Long-term estrogen therapy may accelerate memory loss in women who have Alzheimer’s, according to a recent study at the University of Arizona. The research involved a rat model of Alzheimer’s. Some rats had their ovaries removed and were given hormone replacement therapy (HRT). The rats that received long-term HRT performed poorly in memory tests compared to the rats that did not receive long-term HRT.
Note, trusts should be formed when still fully cognizant.
These findings may confirm human studies that have indicated that although estrogen therapy initially improves memory, it may increase the severity of Alzheimer’s after long-term treatment.
In another study, French scientists discovered a possible link between eating seafood and a reduced risk of dementia. Researchers studied a group of 1,674 people 68 years and older who did not have dementia. Those who consumed fish or seafood at least once a week had a lower risk of suffering from dementia over a seven-year period.
The researchers speculated the fatty acids present in fish and seafood may reduce inflammation in the brain and improve circulation. However, education may also be involved, since highly educated people are more likely to eat fish.
Exercise Cuts Cancer Risk
Everybody knows exercise is one of the best things you can do for your body, but did you know it can also cut your risk of getting cancer? Recent research from Bristol University in the UK indicates exercise may cut the risk of various types of cancer dramatically.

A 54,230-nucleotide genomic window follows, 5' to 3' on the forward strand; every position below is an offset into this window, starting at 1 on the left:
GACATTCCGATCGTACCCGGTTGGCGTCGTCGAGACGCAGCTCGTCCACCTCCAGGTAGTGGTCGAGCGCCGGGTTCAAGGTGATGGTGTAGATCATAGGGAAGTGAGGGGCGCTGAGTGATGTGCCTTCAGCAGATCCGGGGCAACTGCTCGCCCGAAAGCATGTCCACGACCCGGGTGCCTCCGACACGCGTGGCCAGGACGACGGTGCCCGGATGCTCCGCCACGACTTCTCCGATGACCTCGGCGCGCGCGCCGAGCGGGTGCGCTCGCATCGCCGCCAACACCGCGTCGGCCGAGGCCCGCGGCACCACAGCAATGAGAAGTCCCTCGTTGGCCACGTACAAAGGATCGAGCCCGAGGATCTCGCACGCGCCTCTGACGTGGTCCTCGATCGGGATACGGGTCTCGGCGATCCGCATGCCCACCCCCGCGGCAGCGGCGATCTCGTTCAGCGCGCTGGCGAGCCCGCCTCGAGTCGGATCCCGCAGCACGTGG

In 37 out of 51 studies reviewed, the risk of colon cancer was cut by 40% to 50% with regular exercise. Breast cancer risk fell by 30%, with post-menopausal women experiencing the greatest benefit. And the risk of lung cancer was reduced by 40%. Endometrial and prostate cancer risks were also reduced.
About 30 minutes of exercise three times per week might be all it takes to experience these reduced cancer risks.
Source: NEI 10-16-02
The CDC recently released this list of true and false statements about the flu shot:
“The Flu is just like a bad cold.”
Influenza is far more dangerous than a bad cold. Each year about 114,000 people in the US are hospitalized and about 20,000 die because of the flu. Most who die are over 65 years old, but small children are also at high risk.
“The shot can give you the flu.”
Though you may still get the flu even after receiving the shot, the shot itself cannot give you the flu. The vaccine is made from killed influenza viruses.
“The side effects of the shot are worse than the flu.”
The worst side effect you’re likely to get is a sore arm. The risk of an allergic reaction is far less than the risk of severe complications from influenza.
“Not everyone can take the flu shot.”
Those who are allergic to eggs, are ill with a high fever, or have had a severe reaction to the vaccine in the past should not take the shot.
“December is too late for the flu shot.”
The shot can be effective before or during the flu season. While the best time to get the shot is October or November, a flu shot in December or later will still protect you against the flu.